Scott Pruitt, Harold Bornstein, Kanye West: Your Wednesday Briefing

The Times, in different phrases

Here’s a picture of today’s front page, and hyperlinks to our Opinion content and crossword puzzles.

What we’re studying

Sam Sifton, our meals editor, recommends this piece in Longreads, an excerpt from a brand new biography of Edward Abbey, the heavy-drinking, philandering “desert rat” who wrote lyrically about wilderness and critically about public land use. “It will make you want to head to the desert and drive,” Mr. Sifton says.

Back Story

The newspaper Pravda formally started publishing in Russia this week in 1912, providing Vladimir Lenin a megaphone for communist thought. (Pravda, which suggests “truth,” was “probably history’s most inaccurately named publication,” The Times once noted.)

One of Pravda’s early editors was Joseph Stalin. With the publication Izvestia, which suggests “news,” it turned a propaganda instrument of the Soviet Union. The papers’ titles additionally led to a chorus in Soviet life: “There is no news in Pravda and no truth in Izvestia.”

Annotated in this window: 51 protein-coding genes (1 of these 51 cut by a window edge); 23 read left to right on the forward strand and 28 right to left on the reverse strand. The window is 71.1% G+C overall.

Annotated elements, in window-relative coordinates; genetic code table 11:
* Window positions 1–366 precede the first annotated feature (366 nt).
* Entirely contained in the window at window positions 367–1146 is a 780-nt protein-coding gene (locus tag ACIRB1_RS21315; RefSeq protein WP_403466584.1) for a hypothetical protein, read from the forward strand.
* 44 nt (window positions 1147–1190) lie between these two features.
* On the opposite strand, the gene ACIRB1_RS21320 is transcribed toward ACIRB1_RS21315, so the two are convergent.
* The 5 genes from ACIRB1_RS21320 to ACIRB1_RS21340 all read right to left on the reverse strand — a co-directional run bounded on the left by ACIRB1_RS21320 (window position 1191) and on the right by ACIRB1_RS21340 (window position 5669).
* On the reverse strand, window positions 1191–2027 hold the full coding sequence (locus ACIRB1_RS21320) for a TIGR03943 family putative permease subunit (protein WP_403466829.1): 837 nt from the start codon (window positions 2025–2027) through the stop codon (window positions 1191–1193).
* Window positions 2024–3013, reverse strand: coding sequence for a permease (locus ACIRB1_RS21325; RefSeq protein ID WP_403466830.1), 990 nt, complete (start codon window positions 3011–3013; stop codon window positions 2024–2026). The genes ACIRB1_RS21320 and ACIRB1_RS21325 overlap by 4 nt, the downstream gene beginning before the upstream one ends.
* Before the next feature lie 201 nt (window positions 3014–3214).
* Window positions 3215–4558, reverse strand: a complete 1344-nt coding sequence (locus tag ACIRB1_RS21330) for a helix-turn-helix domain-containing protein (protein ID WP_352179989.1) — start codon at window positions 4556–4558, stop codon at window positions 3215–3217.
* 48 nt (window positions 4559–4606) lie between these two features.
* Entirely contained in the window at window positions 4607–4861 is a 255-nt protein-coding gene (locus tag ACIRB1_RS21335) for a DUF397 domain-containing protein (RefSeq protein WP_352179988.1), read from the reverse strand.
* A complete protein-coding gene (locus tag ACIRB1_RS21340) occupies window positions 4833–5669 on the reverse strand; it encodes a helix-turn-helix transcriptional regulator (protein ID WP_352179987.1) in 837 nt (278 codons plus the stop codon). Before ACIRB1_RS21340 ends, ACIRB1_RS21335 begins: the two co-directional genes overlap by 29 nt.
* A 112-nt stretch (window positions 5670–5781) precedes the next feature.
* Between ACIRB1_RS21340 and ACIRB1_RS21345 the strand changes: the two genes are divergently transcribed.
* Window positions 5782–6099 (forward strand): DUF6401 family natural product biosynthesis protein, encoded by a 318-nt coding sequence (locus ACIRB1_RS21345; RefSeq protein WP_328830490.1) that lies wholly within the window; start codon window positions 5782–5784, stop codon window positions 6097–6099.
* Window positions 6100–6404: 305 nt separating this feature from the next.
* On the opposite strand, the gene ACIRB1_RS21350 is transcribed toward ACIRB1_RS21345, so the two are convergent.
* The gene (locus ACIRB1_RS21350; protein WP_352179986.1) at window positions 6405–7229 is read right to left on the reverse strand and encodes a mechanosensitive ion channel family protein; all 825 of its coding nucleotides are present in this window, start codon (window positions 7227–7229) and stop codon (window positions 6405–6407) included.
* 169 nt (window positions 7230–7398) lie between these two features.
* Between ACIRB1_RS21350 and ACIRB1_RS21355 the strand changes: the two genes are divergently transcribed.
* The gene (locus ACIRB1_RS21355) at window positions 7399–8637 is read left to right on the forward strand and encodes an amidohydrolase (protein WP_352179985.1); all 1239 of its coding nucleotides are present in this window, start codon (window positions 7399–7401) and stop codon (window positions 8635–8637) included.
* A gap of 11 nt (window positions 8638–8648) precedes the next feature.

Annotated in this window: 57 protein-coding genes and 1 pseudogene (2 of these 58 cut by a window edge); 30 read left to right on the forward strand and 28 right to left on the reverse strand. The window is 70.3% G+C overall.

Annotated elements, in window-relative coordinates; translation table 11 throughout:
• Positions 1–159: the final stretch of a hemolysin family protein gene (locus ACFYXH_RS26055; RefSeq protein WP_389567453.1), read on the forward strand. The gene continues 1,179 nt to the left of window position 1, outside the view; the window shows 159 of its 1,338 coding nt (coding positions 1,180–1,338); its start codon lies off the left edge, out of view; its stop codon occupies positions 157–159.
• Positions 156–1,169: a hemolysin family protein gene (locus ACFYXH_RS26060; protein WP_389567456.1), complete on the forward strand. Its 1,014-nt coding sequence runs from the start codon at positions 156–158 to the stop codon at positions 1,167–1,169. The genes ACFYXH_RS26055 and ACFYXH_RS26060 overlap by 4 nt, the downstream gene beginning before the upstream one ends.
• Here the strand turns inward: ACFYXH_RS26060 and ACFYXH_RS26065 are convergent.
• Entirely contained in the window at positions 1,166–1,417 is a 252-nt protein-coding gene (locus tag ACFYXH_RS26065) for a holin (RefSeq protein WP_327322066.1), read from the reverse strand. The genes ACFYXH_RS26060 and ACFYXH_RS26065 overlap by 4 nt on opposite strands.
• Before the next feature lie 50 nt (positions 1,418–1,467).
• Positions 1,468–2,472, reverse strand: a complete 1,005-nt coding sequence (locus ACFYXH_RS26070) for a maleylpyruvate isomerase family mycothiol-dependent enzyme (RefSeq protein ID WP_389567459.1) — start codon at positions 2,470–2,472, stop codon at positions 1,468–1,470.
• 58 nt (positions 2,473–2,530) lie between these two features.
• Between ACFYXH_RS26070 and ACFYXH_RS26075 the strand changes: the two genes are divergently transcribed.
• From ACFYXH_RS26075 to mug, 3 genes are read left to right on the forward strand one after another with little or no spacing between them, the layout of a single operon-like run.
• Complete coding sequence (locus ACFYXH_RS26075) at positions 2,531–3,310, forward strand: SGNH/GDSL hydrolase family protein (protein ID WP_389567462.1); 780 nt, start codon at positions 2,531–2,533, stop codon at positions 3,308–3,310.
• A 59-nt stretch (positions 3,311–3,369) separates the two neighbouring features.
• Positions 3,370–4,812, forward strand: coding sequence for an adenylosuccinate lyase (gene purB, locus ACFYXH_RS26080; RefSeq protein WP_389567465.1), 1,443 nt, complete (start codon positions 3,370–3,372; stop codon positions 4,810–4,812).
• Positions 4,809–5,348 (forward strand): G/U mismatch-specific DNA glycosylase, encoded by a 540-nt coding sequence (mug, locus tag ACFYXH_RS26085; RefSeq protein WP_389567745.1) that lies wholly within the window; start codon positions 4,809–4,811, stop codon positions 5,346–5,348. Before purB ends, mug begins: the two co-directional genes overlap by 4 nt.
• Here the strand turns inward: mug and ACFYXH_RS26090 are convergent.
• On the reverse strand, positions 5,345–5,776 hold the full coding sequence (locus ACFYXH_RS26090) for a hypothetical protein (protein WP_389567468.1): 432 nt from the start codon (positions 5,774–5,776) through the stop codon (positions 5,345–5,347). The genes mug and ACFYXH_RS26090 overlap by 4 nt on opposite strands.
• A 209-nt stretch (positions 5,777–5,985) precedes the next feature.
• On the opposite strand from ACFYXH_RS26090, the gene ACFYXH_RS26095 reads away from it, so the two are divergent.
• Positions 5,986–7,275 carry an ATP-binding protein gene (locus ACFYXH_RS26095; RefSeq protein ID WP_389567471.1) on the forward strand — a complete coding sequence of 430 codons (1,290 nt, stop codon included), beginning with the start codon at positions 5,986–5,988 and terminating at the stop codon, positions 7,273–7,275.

A bust of Vladimir Lenin at Pravda’s workplaces in Moscow.CreditSergei Ilnitsky/European Pressphoto Agency

With a circulation of 11 million at its peak — aided by necessary subscriptions for presidency organizations — Pravda spoke with the “absolute, leaden authority of the Kremlin,” The Times wrote in 1996.

After the breakup of the Soviet Union in 1991, Pravda misplaced its captive viewers. The subsequent 12 months, it lamented in a note to readers the market forces that had led to a quick shutdown:

“Under the Czar, the newspaper was closed nine times, then four under the Provisional Government, and then in August 1991. The time has come to put us on our knees once again. Some politicians think that 80 years of Pravda can be struck out of history.”

The paper was later purchased by two Greek capitalists, nevertheless it nonetheless struggled, briefly shutting down once more in 1996. Today, its circulation is about 100,000.

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